Cover Story: Township still a magnet for house hunters

This article first appeared in City & Country, The Edge Malaysia Weekly, on July 3, 2017 - July 09, 2017.

The 1,820-acre Kota Kemuning features residential, commercial and industrial properties

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The scene in Kota Kemuning on most mornings is one of senior citizens strolling around the housing estate or the man-made lake and the younger folk either rushing off to work or walking to school. Not many will know that this was all plantation land until 1994 and was transformed into what it is today by DRB-Hicom Bhd and Gamuda Land Bhd.

Covering 1,820 freehold acres in Shah Alam and featuring residential, commercial and industrial properties, Kota Kemuning is located off the KESAS highway and is easily accessible via the latter, Lebuhraya Kemuning-Shah Alam (LKSA) and the Federal Highway. In the future, the proposed West Coast Expressway will link it directly to Perak from Banting, Selangor.

Now a vibrant township with many conveniences and amenities, such as schools, restaurants, banks, hypermarkets and hotels, Kota Kemuning also boasts the 18-hole Kota Permai Golf and Country Club and more recently, the community lifestyle retail centre, Gamuda Walk.

Not surprisingly, the township has a thriving property market. Says 14-year resident and CBD Properties Sdn Bhd senior executive director Stewart Ship, “Kota Kemuning’s population is young, active, adventurous, experimental, health-conscious and well to do. People looking to buy here have these traits and they can afford the properties.”

Their affluence has had a direct impact on the businesses here, especially F&B, attracting a wide variety of them, including Subway, Baskin Robbins and Domino Pizza, and according to Ship, “novelty” eateries, such as Imbi Road Noodles, Jin Man Noodles, and Samy and Min Bak Kut Teh, have also succeeded in the township.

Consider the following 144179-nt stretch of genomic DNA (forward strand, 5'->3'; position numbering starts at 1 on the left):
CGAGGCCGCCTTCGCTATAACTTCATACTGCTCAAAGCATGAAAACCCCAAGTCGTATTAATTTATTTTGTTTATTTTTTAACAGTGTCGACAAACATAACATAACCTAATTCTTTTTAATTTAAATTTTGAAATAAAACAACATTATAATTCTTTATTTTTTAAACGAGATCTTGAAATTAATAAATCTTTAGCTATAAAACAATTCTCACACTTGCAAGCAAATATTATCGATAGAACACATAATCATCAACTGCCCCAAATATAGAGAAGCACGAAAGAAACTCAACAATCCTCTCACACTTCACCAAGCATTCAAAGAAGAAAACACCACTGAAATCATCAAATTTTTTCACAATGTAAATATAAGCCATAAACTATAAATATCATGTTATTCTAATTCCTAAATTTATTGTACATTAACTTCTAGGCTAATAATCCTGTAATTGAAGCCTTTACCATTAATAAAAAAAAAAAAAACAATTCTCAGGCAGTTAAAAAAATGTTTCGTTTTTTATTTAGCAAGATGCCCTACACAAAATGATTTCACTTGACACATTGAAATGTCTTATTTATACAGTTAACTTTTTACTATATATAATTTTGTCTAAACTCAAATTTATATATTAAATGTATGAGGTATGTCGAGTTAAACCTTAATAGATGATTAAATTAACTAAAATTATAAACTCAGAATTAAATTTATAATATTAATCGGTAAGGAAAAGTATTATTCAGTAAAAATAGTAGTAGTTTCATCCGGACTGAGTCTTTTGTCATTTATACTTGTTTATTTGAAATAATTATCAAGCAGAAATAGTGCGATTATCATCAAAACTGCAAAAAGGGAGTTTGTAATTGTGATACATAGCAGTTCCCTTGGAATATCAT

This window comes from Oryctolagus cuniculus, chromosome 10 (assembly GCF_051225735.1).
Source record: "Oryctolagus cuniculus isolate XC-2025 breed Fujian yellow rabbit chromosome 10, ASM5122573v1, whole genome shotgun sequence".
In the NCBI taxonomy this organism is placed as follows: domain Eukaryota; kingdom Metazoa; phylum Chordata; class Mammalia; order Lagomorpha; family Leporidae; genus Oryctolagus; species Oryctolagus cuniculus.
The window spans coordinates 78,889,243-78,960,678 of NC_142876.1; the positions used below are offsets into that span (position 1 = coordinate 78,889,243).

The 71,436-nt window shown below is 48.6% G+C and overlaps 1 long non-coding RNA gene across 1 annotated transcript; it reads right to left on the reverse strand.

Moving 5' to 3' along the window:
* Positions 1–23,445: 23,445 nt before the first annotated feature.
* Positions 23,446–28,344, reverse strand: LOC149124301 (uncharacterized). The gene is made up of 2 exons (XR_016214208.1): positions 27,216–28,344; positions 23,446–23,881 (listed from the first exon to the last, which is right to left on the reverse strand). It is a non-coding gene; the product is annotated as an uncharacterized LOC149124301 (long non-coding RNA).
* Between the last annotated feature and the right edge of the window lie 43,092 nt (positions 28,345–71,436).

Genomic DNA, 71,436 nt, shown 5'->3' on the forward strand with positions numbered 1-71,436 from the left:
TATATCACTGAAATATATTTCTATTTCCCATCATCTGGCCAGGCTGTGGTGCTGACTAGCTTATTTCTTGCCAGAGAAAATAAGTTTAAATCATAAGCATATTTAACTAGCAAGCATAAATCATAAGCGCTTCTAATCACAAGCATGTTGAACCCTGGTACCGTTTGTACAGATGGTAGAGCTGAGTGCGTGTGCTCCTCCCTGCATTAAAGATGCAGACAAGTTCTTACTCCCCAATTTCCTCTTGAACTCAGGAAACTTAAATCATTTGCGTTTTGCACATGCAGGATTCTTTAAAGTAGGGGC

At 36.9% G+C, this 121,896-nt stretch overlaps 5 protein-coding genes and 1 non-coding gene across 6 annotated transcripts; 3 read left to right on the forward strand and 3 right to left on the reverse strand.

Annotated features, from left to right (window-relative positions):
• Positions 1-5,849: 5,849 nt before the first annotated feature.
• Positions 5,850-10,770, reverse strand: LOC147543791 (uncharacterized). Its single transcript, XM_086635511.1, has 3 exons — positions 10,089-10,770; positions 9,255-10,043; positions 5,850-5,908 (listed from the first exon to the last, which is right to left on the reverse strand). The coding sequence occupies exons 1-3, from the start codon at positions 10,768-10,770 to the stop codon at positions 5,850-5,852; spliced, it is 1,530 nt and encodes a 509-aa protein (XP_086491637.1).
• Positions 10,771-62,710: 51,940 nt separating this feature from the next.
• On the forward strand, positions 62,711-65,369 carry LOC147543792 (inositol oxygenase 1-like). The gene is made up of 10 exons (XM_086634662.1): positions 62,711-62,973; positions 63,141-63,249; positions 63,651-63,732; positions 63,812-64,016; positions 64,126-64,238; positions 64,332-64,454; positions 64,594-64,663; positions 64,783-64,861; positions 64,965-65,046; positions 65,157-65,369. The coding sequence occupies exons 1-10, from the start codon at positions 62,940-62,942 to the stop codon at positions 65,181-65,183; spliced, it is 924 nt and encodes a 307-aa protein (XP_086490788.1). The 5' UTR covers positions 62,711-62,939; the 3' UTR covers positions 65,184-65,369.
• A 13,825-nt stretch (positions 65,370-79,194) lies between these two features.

Kota Kemuning also has an abundance of open green spaces, he adds, especially in the lakeside area where people can engage in sports activities or congregate for social activities like tai chi and meditation.

“Basically, house hunters in Kota Kemuning have few concerns when it comes to committing to a property here. For example, if they are single or have just one income, they could go for the 20ft by 60ft or 20ft by 70ft terraced houses that are priced from RM400,000 to RM560,000. A married couple would want bigger rooms to cater for their growing family and if they have double income, they could go for the 22ft by 75ft or 24ft by 80ft terraced houses that are priced from RM600,000 to RM700,000,” says Ship.

He highlights that as property values have appreciated greatly since the start of the township, many of its residents have cashed in on the situation. “They prefer to sell their current houses in order to upgrade to a corner terraced or semi-detached unit. Some also trade in their other properties outside Kota Kemuning in order to invest in the township with the aim of reselling that property at a much higher price at a later stage.”

According to Raine & Horne International Zaki + Partners Sdn Bhd executive director Lim Lian Hong, the success of Kota Kemuning’s property market is due to the spillover from successful areas such as Subang Jaya and Petaling Jaya. It does help that the township is well designed and self sufficient.